Friday, March 10th, 2023


On Saturday March 4, 2023, Mr. Elison Karuhanga published an article in the Saturday Monitor titled, Setback for poverty conservationists.


In the article, Mr. Karuhanga reacted to a ruling made by a French civil court in relation to a case that six Ugandan and French civil society organisations (CSOs) filed against TotalEnergies.  The article was full of misinformation that we, the six organisations that filed the court case, would like to react.


The CSOs that filed the case include Africa Institute for Energy Governance, Civic Response on Environment and Development (CRED), National Association for Professional Environmentalists (NAPE) and Navigators of Development Association (NAVODA) from Uganda. Others include Friends of the Earth France and Survie from France.


The 2019 case, which was the first ever to be brought under France’s Duty of Vigilance law, was aimed at compelling TotalEnergies’ to elaborate and effectively implement adequate prevention and mitigation measures for its Tilenga and East African Crude Oil Pipeline (EACOP) projects in Uganda and Tanzania.

The French Corporate Duty of Vigilance law places an onus on large companies based in France to identify and prevent risks to human rights and the environment that could occur as a result of their own activities and the activities of their subsidiaries and main subcontractors and providers. The activities include those abroad.

Because TotalEnergies is headquartered in France, its activities in Uganda and Tanzania have to be conducted in compliance with the above law. Any lawsuit brought against a French company in relation to the above law also has to be filed in France.

Because we, the CSOs that filed the court case against TotalEnergies, averred that Total’s social and environmental prevention measures for its Tilenga and EACOP project activities were inadequate, we filed a court case against the company in France.

Unfortunately, on February 28, 2023, the Paris civil court – following a fast-track process – considered our claims inadmissible over procedural issues. However, the court did not rule on the main issue of the case, which is the inadequacy of Total’s measures to prevent human right violations and environmental harm associated with its Tilenga and EACOP projects.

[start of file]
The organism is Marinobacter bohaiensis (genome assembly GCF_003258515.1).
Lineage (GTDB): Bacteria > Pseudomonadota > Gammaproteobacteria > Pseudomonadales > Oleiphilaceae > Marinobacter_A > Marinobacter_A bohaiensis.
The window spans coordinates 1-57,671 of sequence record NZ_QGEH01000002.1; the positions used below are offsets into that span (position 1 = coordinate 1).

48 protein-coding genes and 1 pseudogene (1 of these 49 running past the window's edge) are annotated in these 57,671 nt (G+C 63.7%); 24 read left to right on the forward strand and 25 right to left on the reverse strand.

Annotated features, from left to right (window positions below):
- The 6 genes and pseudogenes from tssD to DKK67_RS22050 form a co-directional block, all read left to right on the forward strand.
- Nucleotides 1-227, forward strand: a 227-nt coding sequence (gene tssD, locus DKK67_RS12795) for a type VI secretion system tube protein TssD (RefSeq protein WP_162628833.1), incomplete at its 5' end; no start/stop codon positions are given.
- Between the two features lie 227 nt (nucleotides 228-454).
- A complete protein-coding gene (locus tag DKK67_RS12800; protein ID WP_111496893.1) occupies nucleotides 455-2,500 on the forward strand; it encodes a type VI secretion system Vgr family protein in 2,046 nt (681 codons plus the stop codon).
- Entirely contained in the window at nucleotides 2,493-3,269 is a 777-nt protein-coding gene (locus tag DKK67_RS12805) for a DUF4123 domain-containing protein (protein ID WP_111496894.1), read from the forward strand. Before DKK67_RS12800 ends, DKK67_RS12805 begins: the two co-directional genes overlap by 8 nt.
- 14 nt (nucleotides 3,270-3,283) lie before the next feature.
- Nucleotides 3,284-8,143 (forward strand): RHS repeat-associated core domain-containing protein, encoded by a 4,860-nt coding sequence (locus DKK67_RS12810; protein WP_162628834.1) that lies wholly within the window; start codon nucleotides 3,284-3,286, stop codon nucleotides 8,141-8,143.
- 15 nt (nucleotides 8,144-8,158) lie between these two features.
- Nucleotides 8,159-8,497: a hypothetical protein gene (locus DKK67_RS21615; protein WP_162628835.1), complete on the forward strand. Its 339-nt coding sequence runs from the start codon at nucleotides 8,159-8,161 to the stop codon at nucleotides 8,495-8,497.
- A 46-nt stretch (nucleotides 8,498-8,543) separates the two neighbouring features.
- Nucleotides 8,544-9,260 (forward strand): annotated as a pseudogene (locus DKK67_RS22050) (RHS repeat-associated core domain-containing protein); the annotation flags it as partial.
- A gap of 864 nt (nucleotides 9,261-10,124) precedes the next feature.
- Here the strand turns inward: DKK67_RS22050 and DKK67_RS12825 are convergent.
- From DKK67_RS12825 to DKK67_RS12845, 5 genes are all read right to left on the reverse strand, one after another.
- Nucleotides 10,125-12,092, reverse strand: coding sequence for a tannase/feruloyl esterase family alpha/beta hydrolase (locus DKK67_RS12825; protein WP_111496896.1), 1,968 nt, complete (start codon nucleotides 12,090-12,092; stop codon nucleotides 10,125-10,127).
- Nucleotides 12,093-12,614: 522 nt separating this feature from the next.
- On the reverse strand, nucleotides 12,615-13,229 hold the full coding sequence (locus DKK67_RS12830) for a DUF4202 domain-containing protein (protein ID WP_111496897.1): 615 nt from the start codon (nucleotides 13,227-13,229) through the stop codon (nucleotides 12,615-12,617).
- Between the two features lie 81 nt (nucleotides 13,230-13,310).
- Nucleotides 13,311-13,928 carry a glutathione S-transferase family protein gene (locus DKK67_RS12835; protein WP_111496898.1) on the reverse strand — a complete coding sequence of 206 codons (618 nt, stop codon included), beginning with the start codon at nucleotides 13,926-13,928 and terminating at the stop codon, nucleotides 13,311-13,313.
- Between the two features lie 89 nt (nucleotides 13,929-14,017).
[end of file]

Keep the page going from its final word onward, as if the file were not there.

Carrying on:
Despite this, Mr. Karuhanga celebrated the judgment  noting that we, the six CSOs, filed “wild allegations” against Total in court. He argued that long before TotalEnergies came to Uganda, the country conducted a Strategic Environment Assessment (SEA) and put in place other plans to protect the environment from oil threats. Mr. Karuhanga also discussed the Environmental and Social Impact Assessment (ESIA) studies that were conducted for Total’s projects.

What Mr. Karuhanga forgot to tell his audience was that after reviews or studies by various experts including those from the Netherlands Commission for Environmental Assessment (NCEA), E-tech and Climate Accountability Institute (CAI) among others, the mitigation measures contained in the Tilenga and EACOP ESIA reports were found to be either inadequate or the information therein misleading.

Information on the number of jobs to be created by the EACOP and the potential carbon emissions from the project was especially found to be misleading. Indeed, questioned on the occasion of its Annual General Meeting last year, Total confessed that only 900 direct jobs would be created after the construction phase under the EACOP project. This is far from the 80,000 the company communicates publicly about. The adequacy of the company’s mitigation plans to manage social impacts and protect chimpanzees was also questioned.